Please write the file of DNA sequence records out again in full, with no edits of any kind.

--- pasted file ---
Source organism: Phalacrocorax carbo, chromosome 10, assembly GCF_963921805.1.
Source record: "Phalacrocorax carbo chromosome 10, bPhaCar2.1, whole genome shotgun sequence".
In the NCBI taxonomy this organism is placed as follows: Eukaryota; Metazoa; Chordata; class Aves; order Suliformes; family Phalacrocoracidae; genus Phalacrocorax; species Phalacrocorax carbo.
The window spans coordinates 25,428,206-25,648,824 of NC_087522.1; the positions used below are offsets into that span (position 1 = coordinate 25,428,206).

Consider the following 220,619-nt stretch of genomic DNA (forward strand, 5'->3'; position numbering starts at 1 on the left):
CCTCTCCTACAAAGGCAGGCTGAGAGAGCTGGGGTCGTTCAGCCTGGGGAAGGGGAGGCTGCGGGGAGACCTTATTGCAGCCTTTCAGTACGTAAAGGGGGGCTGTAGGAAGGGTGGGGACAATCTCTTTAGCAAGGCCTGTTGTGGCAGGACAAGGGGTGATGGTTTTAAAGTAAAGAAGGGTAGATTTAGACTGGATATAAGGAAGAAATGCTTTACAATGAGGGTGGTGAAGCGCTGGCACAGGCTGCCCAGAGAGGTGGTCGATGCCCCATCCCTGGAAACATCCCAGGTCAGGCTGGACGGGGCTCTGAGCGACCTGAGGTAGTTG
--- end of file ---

Source organism: Phalacrocorax carbo, chromosome 10, assembly GCF_963921805.1.
Source record: "Phalacrocorax carbo chromosome 10, bPhaCar2.1, whole genome shotgun sequence".
In the NCBI taxonomy this organism is placed as follows: Eukaryota; Metazoa; Chordata; class Aves; order Suliformes; family Phalacrocoracidae; genus Phalacrocorax; species Phalacrocorax carbo.
The window spans coordinates 25,428,206-25,648,824 of NC_087522.1; the positions used below are offsets into that span (position 1 = coordinate 25,428,206).

Consider the following 220,619-nt stretch of genomic DNA (forward strand, 5'->3'; position numbering starts at 1 on the left):
CCTCTCCTACAAAGGCAGGCTGAGAGAGCTGGGGTCGTTCAGCCTGGGGAAGGGGAGGCTGCGGGGAGACCTTATTGCAGCCTTTCAGTACGTAAAGGGGGGCTGTAGGAAGGGTGGGGACAATCTCTTTAGCAAGGCCTGTTGTGGCAGGACAAGGGGTGATGGTTTTAAAGTAAAGAAGGGTAGATTTAGACTGGATATAAGGAAGAAATGCTTTACAATGAGGGTGGTGAAGCGCTGGCACAGGCTGCCCAGAGAGGTGGTCGATGCCCCATCCCTGGAAACATCCCAGGTCAGGCTGGACGGGGCTCTGAGCGACCTGAGGTAGTTG